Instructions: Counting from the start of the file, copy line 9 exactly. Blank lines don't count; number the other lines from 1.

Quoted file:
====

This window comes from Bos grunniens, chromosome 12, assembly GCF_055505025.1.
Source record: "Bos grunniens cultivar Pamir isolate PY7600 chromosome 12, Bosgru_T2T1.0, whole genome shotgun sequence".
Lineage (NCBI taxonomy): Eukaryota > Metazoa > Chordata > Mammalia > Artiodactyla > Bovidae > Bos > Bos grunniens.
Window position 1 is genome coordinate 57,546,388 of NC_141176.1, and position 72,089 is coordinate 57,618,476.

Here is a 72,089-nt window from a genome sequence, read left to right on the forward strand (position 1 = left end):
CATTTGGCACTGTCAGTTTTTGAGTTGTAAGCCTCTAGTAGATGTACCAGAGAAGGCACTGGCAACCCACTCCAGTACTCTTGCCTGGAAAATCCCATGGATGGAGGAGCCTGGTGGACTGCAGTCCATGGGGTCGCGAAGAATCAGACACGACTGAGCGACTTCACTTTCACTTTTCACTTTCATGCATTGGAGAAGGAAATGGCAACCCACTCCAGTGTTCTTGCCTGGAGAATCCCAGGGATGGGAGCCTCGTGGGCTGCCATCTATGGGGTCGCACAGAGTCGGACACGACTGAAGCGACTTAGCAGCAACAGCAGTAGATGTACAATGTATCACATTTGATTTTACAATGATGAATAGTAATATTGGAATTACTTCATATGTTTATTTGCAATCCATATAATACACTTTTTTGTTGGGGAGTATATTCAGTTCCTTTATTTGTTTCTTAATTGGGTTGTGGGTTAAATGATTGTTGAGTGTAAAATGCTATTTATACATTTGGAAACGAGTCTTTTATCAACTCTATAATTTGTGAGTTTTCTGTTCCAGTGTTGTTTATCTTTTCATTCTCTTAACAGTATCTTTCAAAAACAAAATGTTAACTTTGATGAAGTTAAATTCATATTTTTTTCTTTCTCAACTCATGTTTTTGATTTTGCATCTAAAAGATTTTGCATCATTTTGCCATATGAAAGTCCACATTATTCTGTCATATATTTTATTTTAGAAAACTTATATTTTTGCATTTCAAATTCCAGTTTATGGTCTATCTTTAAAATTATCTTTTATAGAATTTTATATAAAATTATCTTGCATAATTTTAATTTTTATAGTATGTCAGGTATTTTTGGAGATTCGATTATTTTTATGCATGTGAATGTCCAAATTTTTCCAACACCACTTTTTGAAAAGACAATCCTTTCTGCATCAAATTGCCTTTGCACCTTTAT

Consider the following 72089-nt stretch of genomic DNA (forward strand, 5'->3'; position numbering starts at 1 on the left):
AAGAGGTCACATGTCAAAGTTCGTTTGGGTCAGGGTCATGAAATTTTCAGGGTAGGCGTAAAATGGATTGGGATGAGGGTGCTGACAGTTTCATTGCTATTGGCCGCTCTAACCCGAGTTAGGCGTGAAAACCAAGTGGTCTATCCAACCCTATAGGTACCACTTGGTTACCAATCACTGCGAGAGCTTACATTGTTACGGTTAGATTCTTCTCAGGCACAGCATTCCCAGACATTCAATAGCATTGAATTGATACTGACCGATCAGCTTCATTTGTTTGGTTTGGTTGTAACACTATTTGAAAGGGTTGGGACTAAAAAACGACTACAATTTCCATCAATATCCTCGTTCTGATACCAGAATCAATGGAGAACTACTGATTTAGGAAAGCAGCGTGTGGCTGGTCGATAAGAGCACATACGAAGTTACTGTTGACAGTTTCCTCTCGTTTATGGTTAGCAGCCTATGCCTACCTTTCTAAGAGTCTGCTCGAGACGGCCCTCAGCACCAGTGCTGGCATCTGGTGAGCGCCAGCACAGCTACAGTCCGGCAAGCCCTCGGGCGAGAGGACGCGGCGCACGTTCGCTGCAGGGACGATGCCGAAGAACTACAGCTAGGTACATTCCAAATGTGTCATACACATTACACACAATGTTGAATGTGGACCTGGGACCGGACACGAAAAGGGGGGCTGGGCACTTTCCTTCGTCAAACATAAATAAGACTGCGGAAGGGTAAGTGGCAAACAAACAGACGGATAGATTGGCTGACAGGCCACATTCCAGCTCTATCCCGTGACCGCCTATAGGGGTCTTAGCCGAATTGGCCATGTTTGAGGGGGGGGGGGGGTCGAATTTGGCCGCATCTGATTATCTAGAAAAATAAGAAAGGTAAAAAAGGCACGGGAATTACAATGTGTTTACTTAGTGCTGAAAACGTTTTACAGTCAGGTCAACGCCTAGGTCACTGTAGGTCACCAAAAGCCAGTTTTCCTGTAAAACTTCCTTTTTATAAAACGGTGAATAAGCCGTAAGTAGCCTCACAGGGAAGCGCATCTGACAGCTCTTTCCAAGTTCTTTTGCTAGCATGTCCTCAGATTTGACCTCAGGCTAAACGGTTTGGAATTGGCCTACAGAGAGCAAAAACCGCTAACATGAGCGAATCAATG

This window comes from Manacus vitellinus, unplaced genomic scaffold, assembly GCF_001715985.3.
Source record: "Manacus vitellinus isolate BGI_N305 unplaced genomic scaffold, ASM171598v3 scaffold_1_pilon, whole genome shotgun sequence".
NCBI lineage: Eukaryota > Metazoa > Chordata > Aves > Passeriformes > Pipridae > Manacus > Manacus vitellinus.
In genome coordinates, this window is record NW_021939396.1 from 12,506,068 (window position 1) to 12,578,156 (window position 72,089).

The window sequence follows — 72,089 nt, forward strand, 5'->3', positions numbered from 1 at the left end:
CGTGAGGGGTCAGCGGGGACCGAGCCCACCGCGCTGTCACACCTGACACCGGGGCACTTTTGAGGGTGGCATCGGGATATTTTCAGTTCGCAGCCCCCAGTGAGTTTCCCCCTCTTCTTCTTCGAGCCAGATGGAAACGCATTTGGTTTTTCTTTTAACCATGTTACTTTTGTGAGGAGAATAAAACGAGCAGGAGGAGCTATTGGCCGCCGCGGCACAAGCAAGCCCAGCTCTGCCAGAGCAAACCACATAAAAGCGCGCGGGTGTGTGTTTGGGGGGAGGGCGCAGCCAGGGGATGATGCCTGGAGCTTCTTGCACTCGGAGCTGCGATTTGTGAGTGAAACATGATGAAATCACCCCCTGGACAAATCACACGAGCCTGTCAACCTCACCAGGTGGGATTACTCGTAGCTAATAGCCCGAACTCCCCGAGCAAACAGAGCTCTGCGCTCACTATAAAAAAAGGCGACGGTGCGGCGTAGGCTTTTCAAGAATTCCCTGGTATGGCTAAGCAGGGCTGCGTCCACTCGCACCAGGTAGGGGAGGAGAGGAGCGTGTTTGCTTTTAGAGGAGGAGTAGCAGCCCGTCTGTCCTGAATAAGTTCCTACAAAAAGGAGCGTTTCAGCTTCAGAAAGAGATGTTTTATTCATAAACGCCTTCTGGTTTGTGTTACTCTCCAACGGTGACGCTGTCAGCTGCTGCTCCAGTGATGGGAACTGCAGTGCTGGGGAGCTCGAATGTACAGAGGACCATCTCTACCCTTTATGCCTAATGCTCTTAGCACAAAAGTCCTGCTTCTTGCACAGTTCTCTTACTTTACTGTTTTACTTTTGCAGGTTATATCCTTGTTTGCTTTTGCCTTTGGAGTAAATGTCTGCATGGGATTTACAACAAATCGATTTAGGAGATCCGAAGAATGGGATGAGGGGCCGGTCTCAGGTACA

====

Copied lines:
This window comes from Manacus vitellinus, unplaced genomic scaffold, assembly GCF_001715985.3.